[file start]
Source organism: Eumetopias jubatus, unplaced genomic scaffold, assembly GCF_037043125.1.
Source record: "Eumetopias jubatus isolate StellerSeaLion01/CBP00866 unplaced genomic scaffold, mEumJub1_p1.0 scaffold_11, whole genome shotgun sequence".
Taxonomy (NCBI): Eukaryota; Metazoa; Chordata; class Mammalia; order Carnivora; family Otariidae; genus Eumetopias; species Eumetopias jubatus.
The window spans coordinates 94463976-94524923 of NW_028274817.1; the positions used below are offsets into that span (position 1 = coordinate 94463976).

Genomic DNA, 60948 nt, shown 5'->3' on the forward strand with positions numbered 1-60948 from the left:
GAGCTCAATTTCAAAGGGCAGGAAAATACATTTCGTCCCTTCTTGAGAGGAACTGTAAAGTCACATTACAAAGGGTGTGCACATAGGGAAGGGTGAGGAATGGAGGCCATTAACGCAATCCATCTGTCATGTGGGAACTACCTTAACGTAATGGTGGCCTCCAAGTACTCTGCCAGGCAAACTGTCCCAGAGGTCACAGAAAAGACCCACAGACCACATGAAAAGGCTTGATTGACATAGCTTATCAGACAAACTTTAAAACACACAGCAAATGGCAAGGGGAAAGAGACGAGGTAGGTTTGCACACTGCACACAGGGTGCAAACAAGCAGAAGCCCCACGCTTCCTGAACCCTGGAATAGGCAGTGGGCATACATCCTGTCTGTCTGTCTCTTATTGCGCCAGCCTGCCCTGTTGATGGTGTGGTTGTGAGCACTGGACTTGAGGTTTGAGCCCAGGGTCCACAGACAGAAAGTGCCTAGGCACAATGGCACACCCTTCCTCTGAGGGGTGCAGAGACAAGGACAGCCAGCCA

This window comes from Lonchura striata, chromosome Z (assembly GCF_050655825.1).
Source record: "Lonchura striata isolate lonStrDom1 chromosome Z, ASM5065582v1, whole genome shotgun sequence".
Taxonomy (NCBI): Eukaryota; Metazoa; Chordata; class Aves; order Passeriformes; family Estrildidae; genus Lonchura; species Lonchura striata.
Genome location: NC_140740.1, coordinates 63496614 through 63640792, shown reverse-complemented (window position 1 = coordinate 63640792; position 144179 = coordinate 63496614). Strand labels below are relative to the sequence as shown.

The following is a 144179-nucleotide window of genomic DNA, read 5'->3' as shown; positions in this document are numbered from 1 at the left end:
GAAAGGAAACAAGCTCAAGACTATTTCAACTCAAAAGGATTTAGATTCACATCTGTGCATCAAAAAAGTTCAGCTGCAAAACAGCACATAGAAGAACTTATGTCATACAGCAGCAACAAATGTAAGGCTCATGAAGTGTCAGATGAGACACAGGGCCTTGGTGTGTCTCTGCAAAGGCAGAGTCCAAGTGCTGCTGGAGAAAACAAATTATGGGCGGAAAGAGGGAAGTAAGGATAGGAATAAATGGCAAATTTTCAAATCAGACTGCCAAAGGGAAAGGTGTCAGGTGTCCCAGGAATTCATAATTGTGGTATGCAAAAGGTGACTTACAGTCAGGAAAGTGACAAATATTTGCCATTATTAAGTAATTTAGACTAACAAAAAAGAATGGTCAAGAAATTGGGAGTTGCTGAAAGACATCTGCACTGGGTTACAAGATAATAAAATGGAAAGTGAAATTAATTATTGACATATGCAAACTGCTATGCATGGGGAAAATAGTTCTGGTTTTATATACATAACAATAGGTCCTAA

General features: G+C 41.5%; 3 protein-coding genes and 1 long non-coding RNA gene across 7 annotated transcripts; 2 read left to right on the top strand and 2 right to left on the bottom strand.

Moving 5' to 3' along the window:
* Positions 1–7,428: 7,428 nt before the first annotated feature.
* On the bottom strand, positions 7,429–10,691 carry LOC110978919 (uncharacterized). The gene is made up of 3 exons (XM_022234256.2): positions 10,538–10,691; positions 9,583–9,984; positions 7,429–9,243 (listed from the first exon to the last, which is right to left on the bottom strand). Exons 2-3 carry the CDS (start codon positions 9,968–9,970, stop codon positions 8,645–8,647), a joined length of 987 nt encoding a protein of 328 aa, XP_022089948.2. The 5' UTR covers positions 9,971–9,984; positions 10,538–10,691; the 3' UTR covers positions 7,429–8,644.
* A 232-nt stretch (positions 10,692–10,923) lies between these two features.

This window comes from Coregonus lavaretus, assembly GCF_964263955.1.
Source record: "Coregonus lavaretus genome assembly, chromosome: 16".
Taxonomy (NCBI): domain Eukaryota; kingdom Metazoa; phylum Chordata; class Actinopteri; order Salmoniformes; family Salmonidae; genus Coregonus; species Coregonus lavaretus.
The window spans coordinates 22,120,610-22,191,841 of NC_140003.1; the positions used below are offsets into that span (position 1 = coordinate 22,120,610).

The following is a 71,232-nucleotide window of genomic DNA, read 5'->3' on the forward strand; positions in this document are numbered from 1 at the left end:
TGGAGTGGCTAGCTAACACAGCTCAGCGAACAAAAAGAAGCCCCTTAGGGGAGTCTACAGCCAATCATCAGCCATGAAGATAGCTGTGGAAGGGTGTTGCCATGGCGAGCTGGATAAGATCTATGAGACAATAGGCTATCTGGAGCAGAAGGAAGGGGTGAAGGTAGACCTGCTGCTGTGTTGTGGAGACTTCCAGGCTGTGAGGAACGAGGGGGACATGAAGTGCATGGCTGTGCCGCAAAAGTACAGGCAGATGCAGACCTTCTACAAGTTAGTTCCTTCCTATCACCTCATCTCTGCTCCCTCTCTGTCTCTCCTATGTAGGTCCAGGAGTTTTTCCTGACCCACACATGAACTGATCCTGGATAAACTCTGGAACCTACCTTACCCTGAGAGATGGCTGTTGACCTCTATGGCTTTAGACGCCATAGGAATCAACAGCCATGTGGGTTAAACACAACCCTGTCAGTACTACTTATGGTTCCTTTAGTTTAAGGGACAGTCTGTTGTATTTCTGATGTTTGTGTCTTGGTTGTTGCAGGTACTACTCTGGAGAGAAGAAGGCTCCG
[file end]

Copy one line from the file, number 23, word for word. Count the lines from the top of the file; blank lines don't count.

TGGAGTGGCTAGCTAACACAGCTCAGCGAACAAAAAGAAGCCCCTTAGGGGAGTCTACAGCCAATCATCAGCCATGAAGATAGCTGTGGAAGGGTGTTGCCATGGCGAGCTGGATAAGATCTATGAGACAATAGGCTATCTGGAGCAGAAGGAAGGGGTGAAGGTAGACCTGCTGCTGTGTTGTGGAGACTTCCAGGCTGTGAGGAACGAGGGGGACATGAAGTGCATGGCTGTGCCGCAAAAGTACAGGCAGATGCAGACCTTCTACAAGTTAGTTCCTTCCTATCACCTCATCTCTGCTCCCTCTCTGTCTCTCCTATGTAGGTCCAGGAGTTTTTCCTGACCCACACATGAACTGATCCTGGATAAACTCTGGAACCTACCTTACCCTGAGAGATGGCTGTTGACCTCTATGGCTTTAGACGCCATAGGAATCAACAGCCATGTGGGTTAAACACAACCCTGTCAGTACTACTTATGGTTCCTTTAGTTTAAGGGACAGTCTGTTGTATTTCTGATGTTTGTGTCTTGGTTGTTGCAGGTACTACTCTGGAGAGAAGAAGGCTCCG